On Monday, the Supreme Court dismissed as improvidently granted the writ of certiorari of In re Grand Jury, a case about the scope of attorney-client privilege, which we wrote about earlier this month. As we previewed, In re Grand Jury had the potential to change privilege rules for attorneys nationwide; but given the dismissal, the Court will leave for another day the resolution of any conflict among the Circuits on the correct legal test for determining whether “dual purpose” communications are protected by the attorney-client privilege.
At issue in In re Grand Jury was what test courts should apply when considering whether “dual-purpose” communications—those containing both legal and business advice—are privileged. The petitioner had asked the Supreme Court to consider whether the prevailing and well-established “primary-purpose” test was the correct framework for evaluating dual-purpose communications. That test treats as privileged only those communications where the primary purpose is to seek or render legal advice. The petitioner had argued that the primary-purpose test (applied in the Ninth Circuit and elsewhere) was at odds with the D.C. Circuit’s “significant-purpose” test, which treats as privileged communications for which legal advice was a significant, even if not the primary purpose.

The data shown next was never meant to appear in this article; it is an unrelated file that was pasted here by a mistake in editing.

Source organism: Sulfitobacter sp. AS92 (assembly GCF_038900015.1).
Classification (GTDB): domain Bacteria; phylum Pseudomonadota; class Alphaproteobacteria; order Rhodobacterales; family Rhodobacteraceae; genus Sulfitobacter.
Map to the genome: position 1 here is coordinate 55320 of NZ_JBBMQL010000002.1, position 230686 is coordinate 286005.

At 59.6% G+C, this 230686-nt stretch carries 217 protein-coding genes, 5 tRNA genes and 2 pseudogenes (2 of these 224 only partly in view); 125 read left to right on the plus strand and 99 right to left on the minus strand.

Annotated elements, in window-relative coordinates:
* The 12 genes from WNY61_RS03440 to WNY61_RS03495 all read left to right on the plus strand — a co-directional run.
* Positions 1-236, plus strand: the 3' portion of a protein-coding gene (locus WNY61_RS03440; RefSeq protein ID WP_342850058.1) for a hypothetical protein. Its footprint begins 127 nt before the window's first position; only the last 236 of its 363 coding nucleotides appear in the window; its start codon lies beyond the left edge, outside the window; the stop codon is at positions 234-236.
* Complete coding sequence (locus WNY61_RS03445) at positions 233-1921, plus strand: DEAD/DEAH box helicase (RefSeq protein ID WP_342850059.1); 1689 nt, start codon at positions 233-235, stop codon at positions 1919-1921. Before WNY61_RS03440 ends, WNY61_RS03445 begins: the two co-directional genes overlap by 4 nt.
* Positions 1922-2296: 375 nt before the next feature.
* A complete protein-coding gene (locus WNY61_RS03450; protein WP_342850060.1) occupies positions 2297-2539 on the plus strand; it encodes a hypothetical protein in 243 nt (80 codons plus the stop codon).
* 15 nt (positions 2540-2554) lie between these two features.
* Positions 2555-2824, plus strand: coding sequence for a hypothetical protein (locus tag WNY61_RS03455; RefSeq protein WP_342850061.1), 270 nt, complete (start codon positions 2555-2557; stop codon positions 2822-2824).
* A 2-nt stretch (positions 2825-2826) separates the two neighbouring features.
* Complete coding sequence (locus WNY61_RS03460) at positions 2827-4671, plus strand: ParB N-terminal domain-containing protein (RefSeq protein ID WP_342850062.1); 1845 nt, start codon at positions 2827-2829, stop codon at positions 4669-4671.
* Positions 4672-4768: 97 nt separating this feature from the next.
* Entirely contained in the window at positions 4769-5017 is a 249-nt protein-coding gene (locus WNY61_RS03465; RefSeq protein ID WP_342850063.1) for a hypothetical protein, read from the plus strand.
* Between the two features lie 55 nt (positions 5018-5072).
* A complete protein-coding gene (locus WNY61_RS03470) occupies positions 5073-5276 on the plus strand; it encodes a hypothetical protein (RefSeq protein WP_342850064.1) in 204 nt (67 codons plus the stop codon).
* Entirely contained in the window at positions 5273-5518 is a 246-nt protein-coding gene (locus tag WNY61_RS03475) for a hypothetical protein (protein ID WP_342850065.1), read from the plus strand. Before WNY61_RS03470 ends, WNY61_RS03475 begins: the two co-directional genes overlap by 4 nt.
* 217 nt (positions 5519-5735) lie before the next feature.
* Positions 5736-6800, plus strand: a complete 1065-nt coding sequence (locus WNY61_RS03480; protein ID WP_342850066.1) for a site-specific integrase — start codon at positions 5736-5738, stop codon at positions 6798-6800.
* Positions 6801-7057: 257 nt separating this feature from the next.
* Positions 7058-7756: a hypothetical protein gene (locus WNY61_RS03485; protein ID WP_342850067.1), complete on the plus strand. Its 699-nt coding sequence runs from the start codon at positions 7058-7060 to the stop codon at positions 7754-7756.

But as oral argument made clear, the circuit split was not quite as sharp as the petitioner had claimed. When discussing what the threshold should be for communications to have a primarily legal purpose, both the Justices and the advocates struggled to articulate the difference between the two tests. The Justices and the Government seemed to agree that the difference between both tests would apply only in truly hard cases—where it is impossible to disentangle legal from nonlegal advice. In fact, the Government conceded that the D.C. Circuit’s reasoning in In re Kellogg Brown & Root, which established the significant-purpose test, would generally control, since in most cases, the “significant” legal purpose for a communication would be the “predominant” purpose for making that communication. These statements eventually led Justice Gorsuch to remark that the two proposed tests sounded the same and ask the Government, “What is the disagreement?” In response, the Government went so far as to say that it would be “entirely happy with adopting a lot of what the Kellogg opinion said,” further indicating a lack of a true circuit split.
This dismissal means that the primary-purpose test remains the dominant—and perhaps only—test under federal common law. So even though courts applying federal law will do so just as they have in the past, the case serves as an important reminder to attorneys advising businesses that not all communications with their clients will be privileged. To help protect communications to the maximum extent, attorneys should consider whether those communications combine business and legal advice. If so, they should try to clearly demarcate them to help avoid confusion later. And while it’s not always possible or practical to draw such bright lines, remembering that dual-purpose communications may end up being disclosable in litigation should make attorneys more vigilant about the privilege.